LAKEVIEW — It's opening time at Lure Izakaya, and Kee Chan is putting the finishing touches on his fresh fish, gift-wrapped like presents.
He ties a bow on each as it is set face down on ice. It's the best way to store the fish, to keep the flavor untainted, he explains. It's also a fitting way to honor the animal that lost its life.
Lure Izakaya Pub — originally a Chinatown gastropub that debuted to critical acclaim but closed in 2012 — relaunched at 2925 N. Halsted St. in late July. He said the new location, south of Wellington Avenue, is more "working class" and has less foot traffic than he was accustomed to in previous locations in Lincoln Park and Chinatown.
The shared small plates design is classic Japanese izakaya, a type of informal bar for after-work drinks. The spot will also feature kaiseki, haute cuisine with up to 14 courses offered as a prix fixe tasting menu.
Kee Chan, chef-owner of Lure Izakaya Pub in Lakeview, adjusts fresh fish ahead of dinner service on Monday, Sept. 28, 2015. [DNAinfo/Ariel Cheung]
Each kaiseki course showcases individual cooking styles, from nimono (steamed) to ko-no mono (pickled). Options include yakimono grilled beef tongue ($6), kobachi cold Wagyu carpaccio ($12) and mizumono mochi ice cream for dessert ($3).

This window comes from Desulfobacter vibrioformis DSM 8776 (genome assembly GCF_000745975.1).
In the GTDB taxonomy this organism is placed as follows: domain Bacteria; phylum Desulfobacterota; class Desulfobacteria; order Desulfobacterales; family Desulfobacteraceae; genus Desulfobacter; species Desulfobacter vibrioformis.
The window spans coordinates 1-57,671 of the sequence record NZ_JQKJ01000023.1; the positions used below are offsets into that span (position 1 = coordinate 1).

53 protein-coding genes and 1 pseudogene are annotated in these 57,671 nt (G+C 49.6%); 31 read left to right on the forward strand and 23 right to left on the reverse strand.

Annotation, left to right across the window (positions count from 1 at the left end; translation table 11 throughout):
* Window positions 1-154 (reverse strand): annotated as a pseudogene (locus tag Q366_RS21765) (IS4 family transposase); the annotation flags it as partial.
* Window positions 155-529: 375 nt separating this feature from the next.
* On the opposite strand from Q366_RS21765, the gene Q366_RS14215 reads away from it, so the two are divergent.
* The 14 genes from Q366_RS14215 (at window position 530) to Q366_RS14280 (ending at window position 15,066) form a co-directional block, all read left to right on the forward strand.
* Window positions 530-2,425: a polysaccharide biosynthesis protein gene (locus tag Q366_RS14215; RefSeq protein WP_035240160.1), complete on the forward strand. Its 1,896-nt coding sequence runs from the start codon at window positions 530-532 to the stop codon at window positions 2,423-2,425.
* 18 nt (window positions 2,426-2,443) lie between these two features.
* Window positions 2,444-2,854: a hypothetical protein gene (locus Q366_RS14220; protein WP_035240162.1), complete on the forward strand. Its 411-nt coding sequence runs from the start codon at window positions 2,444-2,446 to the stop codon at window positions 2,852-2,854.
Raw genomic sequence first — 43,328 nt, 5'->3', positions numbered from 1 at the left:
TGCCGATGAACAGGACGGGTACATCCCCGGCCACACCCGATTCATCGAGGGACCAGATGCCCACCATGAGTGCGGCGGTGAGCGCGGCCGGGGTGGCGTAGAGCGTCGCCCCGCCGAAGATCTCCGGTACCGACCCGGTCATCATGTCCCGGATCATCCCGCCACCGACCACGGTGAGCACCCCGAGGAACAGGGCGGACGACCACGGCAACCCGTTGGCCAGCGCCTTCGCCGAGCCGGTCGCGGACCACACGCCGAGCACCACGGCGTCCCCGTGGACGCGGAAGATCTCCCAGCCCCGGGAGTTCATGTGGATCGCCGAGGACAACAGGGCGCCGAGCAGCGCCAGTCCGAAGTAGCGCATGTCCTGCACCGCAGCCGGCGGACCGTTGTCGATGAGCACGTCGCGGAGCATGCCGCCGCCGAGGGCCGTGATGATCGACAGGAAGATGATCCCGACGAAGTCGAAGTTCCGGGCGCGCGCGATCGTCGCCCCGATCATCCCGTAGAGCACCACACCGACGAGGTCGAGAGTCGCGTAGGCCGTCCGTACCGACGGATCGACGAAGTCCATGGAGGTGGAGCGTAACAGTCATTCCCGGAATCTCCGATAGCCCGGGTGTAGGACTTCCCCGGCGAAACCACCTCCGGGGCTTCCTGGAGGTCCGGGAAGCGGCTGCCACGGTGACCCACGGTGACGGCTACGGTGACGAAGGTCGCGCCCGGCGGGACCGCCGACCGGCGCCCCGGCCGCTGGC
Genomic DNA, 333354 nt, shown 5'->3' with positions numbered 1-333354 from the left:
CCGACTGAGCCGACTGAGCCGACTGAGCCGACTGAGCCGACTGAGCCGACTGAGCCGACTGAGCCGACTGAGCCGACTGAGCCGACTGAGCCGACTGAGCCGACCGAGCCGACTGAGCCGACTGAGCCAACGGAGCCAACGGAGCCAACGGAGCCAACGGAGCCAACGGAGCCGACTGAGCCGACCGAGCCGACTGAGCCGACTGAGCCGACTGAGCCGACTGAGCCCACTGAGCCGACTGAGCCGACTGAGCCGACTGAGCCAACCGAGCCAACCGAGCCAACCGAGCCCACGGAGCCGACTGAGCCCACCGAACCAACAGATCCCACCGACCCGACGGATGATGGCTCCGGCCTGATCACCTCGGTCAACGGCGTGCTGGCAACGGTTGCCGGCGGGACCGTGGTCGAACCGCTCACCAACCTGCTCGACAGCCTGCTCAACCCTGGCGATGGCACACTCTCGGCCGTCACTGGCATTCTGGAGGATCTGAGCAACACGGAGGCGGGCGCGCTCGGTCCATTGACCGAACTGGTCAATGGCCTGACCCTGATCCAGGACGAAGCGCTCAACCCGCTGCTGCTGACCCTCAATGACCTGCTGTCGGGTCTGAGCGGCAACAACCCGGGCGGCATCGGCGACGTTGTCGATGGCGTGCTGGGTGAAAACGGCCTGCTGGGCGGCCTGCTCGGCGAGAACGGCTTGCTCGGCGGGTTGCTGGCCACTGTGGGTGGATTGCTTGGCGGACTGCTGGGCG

Chan also rotates a selection of fresh fish like black cod cheek, and he adjusts his recommendations based on a customer's experience with Japanese cuisine.
"If you know this menu and are familiar with all of this, I would pick something a little more exotic to try out, to impress you," Chan said.
A sampling of dishes at Lure Izakaya. Clockwise from top left: Soba Shiru Mono ($7), scallops ($3 each), Tako octopus with Japanese cucumber ($7) and Wagyu carpaccio drizzled with truffle oil ($12). [Dan De los Monteros]
The new Lure is another opportunity for Chan and his brother Macku Chan to bring a wider variety of Japanese cuisine to Chicago, stretching the menu far beyond familiar staples like sushi and ramen. Their previous ventures include the controversial Heat, Mulan, Strings Ramen Shop and the design firm KeyConcept.
Chan, who studied interior design in college, said he finds both cooking and design as art with a purpose.
"They're sort of related, something that satisfies the people. When you see people eat and they're happy with what you're serving, that feels very good. Same thing when people are sitting in an environment and they're comfortable," he said. "It goes hand in hand."
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